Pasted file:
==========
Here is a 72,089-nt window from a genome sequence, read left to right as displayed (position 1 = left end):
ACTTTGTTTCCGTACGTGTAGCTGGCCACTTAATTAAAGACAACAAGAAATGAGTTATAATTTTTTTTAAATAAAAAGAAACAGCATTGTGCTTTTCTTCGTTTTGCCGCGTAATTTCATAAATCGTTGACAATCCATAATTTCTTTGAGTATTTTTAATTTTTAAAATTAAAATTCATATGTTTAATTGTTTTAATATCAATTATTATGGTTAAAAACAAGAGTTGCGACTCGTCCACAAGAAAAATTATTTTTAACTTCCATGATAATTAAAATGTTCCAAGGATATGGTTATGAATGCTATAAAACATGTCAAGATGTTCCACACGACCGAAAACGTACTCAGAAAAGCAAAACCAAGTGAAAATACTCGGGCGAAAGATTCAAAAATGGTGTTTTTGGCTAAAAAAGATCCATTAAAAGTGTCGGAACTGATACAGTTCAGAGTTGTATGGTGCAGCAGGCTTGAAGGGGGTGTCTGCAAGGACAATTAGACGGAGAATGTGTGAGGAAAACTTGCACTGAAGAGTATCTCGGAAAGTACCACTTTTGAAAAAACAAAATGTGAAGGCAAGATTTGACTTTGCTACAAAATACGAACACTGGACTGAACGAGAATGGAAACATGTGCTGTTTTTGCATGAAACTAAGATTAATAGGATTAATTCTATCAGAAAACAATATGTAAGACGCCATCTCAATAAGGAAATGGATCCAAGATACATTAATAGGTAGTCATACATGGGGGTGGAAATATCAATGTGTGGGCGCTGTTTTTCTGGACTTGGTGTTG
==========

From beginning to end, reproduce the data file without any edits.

Here is a 72,089-nt window from a genome sequence, read left to right as displayed (position 1 = left end):
ACTTTGTTTCCGTACGTGTAGCTGGCCACTTAATTAAAGACAACAAGAAATGAGTTATAATTTTTTTTAAATAAAAAGAAACAGCATTGTGCTTTTCTTCGTTTTGCCGCGTAATTTCATAAATCGTTGACAATCCATAATTTCTTTGAGTATTTTTAATTTTTAAAATTAAAATTCATATGTTTAATTGTTTTAATATCAATTATTATGGTTAAAAACAAGAGTTGCGACTCGTCCACAAGAAAAATTATTTTTAACTTCCATGATAATTAAAATGTTCCAAGGATATGGTTATGAATGCTATAAAACATGTCAAGATGTTCCACACGACCGAAAACGTACTCAGAAAAGCAAAACCAAGTGAAAATACTCGGGCGAAAGATTCAAAAATGGTGTTTTTGGCTAAAAAAGATCCATTAAAAGTGTCGGAACTGATACAGTTCAGAGTTGTATGGTGCAGCAGGCTTGAAGGGGGTGTCTGCAAGGACAATTAGACGGAGAATGTGTGAGGAAAACTTGCACTGAAGAGTATCTCGGAAAGTACCACTTTTGAAAAAACAAAATGTGAAGGCAAGATTTGACTTTGCTACAAAATACGAACACTGGACTGAACGAGAATGGAAACATGTGCTGTTTTTGCATGAAACTAAGATTAATAGGATTAATTCTATCAGAAAACAATATGTAAGACGCCATCTCAATAAGGAAATGGATCCAAGATACATTAATAGGTAGTCATACATGGGGGTGGAAATATCAATGTGTGGGCGCTGTTTTTCTGGACTTGGTGTTG